“I just came to the conclusion that whether it is for mayor or city council, all good people need to step up and help serve. I have the ability and the time to serve the people.”
— Craig resident Frank Moe, on the reasons he wanted to run for Craig mayor in the city’s April election
Last summer, Craig resident Frank Moe went for a walk.
He tallied 55 miles during his trip knocking on doors and meeting one-on-one with residents for several months.
The walk was part of a larger goal — winning a seat on the Moffat County Commission.
Despite losing that bid to current commissioner Tom Mathers in the August 2010 primary election, Moe said he learned a lot from the campaign about Craig residents’ concerns for their city.
Those messages of what residents wanted their city “to do and become” stuck with Moe and were the main reason he decided to pick up a nomination petition packet Monday to run for Craig mayor, he said.
“When I walked the 55 miles, I was scared when I saw just how many houses had been foreclosed on, how many houses are for sale, what our unemployment rate was and that our economy is energy-based, and we need to diversify and it can’t happen overnight,” the 59-year-old Moe said. “It is not saying that leaders now, or in the past, haven’t done it, but we have got new challenges with all of this.
“But, I was scared for all of my neighbors and passionate that we have to become proactive in developing our economy and developing a community that will be more attractive to businesses.”
Moe will be running for mayor against Craig City Council member Terry Carwile, who announced his intent to run for the position in January.
Current mayor Don Jones is term limited.
Moe said he first considered running for mayor about two months ago.
“I just came to the conclusion that whether it is for mayor or city council, all good people need to step up and help serve,” he said. “I have the ability and the time to serve the people.”
Moe also said the foundation for his candidacy stemmed from a desire to give back to the community. It is not necessarily a passion for politics, he noted, but a passion for helping his neighbors.
“Really, we have lived here for so many years in this area — Moffat County and the city of Craig — and it has been very generous in our family relationships, in our business, and really it’s time to give back,” he said.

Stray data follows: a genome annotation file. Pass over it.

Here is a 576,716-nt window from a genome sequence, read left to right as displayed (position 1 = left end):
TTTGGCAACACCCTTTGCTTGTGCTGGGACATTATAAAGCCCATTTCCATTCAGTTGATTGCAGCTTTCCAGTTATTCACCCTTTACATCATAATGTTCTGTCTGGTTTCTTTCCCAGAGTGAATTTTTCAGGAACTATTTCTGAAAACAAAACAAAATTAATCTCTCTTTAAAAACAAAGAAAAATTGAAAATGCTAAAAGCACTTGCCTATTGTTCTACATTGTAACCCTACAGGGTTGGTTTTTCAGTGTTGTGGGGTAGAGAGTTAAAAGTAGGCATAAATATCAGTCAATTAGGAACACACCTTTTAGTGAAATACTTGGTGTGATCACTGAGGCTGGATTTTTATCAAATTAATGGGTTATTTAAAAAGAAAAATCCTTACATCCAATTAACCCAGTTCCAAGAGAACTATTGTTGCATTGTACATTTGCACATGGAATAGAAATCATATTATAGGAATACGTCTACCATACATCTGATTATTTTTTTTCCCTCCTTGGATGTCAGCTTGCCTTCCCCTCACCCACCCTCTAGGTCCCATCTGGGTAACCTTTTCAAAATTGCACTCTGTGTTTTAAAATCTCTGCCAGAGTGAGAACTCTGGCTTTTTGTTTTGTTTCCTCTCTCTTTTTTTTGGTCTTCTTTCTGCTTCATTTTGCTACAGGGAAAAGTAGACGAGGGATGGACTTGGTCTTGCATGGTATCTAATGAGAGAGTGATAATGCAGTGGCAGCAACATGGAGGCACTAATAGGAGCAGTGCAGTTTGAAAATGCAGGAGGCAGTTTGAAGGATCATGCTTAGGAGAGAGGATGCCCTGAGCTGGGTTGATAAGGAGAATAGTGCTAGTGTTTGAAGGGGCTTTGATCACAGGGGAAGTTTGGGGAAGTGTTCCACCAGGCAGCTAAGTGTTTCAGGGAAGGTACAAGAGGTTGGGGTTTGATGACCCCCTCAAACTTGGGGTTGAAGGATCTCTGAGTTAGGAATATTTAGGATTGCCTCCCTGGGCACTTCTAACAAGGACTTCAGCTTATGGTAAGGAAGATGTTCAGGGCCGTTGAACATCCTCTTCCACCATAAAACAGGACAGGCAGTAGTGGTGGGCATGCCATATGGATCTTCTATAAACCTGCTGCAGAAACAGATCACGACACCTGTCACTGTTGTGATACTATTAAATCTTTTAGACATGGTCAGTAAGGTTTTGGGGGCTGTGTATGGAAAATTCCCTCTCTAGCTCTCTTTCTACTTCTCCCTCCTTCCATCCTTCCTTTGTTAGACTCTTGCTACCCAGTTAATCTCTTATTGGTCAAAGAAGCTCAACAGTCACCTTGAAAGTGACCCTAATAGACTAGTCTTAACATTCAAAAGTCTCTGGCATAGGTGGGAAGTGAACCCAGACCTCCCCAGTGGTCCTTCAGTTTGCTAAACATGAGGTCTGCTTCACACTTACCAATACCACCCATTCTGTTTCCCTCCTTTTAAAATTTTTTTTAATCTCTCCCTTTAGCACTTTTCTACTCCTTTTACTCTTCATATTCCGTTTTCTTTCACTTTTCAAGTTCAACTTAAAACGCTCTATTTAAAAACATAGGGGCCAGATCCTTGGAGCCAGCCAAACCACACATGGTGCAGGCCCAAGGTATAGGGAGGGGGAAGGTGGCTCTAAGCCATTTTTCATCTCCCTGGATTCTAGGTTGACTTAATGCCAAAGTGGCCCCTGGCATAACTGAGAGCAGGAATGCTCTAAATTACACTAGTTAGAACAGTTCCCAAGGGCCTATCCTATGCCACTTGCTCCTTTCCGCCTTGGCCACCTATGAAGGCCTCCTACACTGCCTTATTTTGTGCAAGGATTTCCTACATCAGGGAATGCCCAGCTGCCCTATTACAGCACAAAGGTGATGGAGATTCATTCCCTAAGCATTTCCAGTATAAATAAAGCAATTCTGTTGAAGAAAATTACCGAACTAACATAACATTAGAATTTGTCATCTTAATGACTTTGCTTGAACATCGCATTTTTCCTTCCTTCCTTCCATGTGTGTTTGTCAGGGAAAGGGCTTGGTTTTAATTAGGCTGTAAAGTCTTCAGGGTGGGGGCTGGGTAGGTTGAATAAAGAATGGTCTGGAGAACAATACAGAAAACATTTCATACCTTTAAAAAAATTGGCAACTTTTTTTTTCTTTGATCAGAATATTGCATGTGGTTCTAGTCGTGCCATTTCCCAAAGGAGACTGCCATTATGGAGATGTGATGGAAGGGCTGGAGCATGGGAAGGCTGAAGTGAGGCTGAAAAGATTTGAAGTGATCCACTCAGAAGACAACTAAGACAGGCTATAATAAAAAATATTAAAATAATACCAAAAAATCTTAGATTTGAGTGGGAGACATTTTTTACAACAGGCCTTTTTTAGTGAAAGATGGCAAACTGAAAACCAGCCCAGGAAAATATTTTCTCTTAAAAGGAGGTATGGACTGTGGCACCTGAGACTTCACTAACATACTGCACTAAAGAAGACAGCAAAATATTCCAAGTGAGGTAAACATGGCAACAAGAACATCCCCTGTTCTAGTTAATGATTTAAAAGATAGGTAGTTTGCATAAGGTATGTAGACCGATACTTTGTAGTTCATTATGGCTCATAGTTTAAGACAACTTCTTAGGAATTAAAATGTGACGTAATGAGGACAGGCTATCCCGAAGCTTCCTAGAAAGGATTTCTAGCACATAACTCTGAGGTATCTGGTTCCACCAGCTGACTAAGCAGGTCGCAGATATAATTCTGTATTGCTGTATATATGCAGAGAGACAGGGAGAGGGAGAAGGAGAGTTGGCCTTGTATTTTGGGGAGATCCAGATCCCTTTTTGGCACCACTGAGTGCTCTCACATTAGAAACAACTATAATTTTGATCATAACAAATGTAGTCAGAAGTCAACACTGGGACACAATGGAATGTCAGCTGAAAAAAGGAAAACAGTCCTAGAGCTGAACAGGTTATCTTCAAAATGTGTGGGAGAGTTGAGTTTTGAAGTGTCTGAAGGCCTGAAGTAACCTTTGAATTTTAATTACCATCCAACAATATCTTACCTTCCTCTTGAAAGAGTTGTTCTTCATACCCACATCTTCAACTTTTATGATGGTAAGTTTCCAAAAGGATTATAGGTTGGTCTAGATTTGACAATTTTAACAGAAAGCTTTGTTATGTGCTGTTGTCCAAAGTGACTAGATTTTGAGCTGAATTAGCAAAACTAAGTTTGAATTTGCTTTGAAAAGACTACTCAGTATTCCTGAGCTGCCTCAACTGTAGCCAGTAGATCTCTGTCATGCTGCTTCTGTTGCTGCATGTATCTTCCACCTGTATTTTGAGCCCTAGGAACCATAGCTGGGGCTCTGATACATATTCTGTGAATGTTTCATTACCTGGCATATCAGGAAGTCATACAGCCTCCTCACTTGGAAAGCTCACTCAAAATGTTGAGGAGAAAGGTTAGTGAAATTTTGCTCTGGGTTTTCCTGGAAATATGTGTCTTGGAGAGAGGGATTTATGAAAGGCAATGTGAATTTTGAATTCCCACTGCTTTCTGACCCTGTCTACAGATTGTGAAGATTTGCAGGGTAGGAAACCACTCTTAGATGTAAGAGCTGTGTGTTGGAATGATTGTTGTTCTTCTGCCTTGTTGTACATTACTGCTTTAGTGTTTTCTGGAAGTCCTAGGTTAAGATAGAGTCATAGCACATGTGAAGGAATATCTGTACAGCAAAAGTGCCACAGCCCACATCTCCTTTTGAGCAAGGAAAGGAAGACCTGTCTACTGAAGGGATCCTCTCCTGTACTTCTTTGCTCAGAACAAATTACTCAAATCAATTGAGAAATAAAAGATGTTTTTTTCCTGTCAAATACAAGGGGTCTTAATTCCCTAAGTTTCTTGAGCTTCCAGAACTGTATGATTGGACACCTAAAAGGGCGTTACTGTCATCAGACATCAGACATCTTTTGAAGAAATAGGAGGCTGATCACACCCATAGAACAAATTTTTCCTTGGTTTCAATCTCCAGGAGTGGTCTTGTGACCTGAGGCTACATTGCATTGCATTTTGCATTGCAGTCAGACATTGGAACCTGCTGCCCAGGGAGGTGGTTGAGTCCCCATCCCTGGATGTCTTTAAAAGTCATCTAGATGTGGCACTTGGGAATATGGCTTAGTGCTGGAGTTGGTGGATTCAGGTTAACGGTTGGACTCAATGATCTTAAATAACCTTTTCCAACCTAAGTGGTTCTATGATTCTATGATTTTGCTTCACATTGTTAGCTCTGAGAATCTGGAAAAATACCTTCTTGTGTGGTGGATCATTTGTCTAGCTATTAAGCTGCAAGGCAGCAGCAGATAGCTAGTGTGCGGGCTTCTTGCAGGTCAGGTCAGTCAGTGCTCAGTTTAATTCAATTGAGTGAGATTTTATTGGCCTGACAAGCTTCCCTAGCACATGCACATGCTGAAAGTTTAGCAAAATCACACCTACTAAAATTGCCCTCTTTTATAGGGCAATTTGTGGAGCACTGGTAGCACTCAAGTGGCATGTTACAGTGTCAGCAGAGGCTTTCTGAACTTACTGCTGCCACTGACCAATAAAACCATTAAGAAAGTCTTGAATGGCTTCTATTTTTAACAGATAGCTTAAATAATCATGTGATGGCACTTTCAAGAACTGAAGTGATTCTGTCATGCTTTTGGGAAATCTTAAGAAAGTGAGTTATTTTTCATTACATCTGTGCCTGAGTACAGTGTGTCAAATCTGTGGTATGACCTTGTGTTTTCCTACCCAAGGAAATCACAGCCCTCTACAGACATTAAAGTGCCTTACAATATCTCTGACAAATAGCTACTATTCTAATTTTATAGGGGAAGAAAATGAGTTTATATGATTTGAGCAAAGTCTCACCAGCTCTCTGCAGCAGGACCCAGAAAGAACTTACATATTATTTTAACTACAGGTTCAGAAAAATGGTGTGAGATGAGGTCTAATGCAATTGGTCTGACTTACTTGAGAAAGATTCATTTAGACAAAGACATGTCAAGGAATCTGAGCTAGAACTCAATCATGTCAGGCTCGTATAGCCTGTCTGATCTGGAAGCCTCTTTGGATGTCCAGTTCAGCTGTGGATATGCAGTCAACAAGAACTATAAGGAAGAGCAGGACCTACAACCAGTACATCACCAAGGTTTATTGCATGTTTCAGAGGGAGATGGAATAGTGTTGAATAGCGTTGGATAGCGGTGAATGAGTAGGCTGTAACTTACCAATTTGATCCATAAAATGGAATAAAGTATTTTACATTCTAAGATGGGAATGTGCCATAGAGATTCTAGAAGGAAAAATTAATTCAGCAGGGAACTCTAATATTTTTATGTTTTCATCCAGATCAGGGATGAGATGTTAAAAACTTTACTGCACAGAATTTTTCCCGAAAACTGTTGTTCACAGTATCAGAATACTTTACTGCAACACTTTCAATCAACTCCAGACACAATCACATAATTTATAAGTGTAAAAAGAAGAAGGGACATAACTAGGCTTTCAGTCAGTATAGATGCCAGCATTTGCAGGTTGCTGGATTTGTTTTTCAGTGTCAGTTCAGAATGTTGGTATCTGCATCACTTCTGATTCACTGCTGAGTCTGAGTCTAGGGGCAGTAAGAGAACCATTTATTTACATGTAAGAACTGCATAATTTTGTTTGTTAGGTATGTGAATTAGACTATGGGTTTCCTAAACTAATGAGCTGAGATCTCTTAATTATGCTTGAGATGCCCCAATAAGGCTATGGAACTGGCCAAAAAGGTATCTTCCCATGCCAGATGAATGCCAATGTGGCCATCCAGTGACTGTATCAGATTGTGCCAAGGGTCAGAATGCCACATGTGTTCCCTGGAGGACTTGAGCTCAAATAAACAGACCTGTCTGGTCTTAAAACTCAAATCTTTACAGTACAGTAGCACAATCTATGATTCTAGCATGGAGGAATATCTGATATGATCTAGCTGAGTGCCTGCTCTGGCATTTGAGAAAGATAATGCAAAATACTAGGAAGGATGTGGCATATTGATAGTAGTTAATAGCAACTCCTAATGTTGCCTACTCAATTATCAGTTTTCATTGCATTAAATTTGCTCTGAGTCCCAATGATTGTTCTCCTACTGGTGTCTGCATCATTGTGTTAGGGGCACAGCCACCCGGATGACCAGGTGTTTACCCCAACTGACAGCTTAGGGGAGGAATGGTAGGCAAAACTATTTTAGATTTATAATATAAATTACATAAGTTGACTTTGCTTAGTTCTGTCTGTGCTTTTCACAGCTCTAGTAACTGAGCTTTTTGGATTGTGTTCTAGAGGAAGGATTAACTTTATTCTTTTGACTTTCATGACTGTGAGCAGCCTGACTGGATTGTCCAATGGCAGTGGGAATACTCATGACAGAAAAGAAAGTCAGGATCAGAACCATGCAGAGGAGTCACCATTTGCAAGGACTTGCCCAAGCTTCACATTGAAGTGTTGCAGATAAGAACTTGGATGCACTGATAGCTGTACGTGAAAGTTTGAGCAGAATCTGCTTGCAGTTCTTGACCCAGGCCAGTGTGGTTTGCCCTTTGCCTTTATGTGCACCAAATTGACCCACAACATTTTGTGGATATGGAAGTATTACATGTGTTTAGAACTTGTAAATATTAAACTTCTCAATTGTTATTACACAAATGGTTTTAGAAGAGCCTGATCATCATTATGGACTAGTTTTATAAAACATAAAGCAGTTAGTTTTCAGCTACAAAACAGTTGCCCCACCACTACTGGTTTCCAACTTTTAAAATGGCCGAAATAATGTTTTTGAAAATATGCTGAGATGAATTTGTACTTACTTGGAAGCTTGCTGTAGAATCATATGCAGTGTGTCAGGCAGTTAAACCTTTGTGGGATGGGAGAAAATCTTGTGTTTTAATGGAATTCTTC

There are a number of issues on Moe’s mind, he said, from Colorado House Bill 10-1365, Northwest Colorado’s relationship with the governor and other Denver lawmakers, to ongoing negotiations between the city and the Moffat County Commission about the Moffat County Public Safety Center, and the future of tourism in the county.
But, he thinks he can help get more people involved and “if we use more of our energies, we are going to get more done.”
“The reason I am running is that I have a passion for our area,” he said. “I have a passion and a knowledge knowing it’s not one person, or one group’s ideas that are good. We have to live with each other.
“It is more what can we agree on to make stuff better.”
Moe noted he was excited about the proactive steps taken by the community to start on a positive note with new Gov. John Hickenlooper, and said he wanted to continue such a relationship.
“We don’t have to agree on everything, but we do have to have lines of communication,” he said. “We are headed in the right direction.”
Moreover, Moe said he was pleased with the current infrastructure of the city and its various supporting staff.
“I think the bases that are there are excellent,” he said.
Moe said he would like to be a mayor that takes on larger issues such as economic development, tourism and addressing the future of the city.
“The world is very precarious and we need to take care of ourselves,” he said.
Brian Smith can be reached at 875-1794 or firstname.lastname@example.org.
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